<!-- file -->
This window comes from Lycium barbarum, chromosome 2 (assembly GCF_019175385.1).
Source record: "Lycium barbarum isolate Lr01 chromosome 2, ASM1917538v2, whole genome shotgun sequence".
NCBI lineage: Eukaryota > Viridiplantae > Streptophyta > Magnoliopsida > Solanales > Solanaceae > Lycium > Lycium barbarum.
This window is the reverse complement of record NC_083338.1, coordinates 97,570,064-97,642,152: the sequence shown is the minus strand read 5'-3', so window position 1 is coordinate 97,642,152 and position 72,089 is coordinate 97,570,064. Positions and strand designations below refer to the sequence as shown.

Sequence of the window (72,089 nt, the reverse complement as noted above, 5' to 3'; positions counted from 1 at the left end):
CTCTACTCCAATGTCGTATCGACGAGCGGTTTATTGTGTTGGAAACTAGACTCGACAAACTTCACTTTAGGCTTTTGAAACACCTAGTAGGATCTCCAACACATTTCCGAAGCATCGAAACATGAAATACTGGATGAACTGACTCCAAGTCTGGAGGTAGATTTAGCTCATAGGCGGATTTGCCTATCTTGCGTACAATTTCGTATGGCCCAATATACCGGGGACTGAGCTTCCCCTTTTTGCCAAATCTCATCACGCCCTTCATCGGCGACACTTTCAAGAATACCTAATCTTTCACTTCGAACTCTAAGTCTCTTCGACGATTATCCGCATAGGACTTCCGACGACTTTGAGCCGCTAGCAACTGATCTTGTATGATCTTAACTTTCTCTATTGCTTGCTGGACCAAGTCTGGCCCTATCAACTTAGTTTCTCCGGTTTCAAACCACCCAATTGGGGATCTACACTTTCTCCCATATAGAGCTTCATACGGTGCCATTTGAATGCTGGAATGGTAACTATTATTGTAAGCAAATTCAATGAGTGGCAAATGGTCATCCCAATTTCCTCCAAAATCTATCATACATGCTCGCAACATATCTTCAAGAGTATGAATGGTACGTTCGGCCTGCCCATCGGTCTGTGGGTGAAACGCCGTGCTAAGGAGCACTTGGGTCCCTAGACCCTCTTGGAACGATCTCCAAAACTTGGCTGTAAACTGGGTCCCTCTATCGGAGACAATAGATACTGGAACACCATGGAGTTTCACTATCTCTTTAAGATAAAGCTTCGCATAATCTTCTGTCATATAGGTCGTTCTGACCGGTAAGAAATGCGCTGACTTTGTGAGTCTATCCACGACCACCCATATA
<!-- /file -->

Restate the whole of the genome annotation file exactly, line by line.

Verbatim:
This window comes from Lycium barbarum, chromosome 2 (assembly GCF_019175385.1).
Source record: "Lycium barbarum isolate Lr01 chromosome 2, ASM1917538v2, whole genome shotgun sequence".
NCBI lineage: Eukaryota > Viridiplantae > Streptophyta > Magnoliopsida > Solanales > Solanaceae > Lycium > Lycium barbarum.
This window is the reverse complement of record NC_083338.1, coordinates 97,570,064-97,642,152: the sequence shown is the minus strand read 5'-3', so window position 1 is coordinate 97,642,152 and position 72,089 is coordinate 97,570,064. Positions and strand designations below refer to the sequence as shown.

Sequence of the window (72,089 nt, the reverse complement as noted above, 5' to 3'; positions counted from 1 at the left end):
CTCTACTCCAATGTCGTATCGACGAGCGGTTTATTGTGTTGGAAACTAGACTCGACAAACTTCACTTTAGGCTTTTGAAACACCTAGTAGGATCTCCAACACATTTCCGAAGCATCGAAACATGAAATACTGGATGAACTGACTCCAAGTCTGGAGGTAGATTTAGCTCATAGGCGGATTTGCCTATCTTGCGTACAATTTCGTATGGCCCAATATACCGGGGACTGAGCTTCCCCTTTTTGCCAAATCTCATCACGCCCTTCATCGGCGACACTTTCAAGAATACCTAATCTTTCACTTCGAACTCTAAGTCTCTTCGACGATTATCCGCATAGGACTTCCGACGACTTTGAGCCGCTAGCAACTGATCTTGTATGATCTTAACTTTCTCTATTGCTTGCTGGACCAAGTCTGGCCCTATCAACTTAGTTTCTCCGGTTTCAAACCACCCAATTGGGGATCTACACTTTCTCCCATATAGAGCTTCATACGGTGCCATTTGAATGCTGGAATGGTAACTATTATTGTAAGCAAATTCAATGAGTGGCAAATGGTCATCCCAATTTCCTCCAAAATCTATCATACATGCTCGCAACATATCTTCAAGAGTATGAATGGTACGTTCGGCCTGCCCATCGGTCTGTGGGTGAAACGCCGTGCTAAGGAGCACTTGGGTCCCTAGACCCTCTTGGAACGATCTCCAAAACTTGGCTGTAAACTGGGTCCCTCTATCGGAGACAATAGATACTGGAACACCATGGAGTTTCACTATCTCTTTAAGATAAAGCTTCGCATAATCTTCTGTCATATAGGTCGTTCTGACCGGTAAGAAATGCGCTGACTTTGTGAGTCTATCCACGACCACCCATATA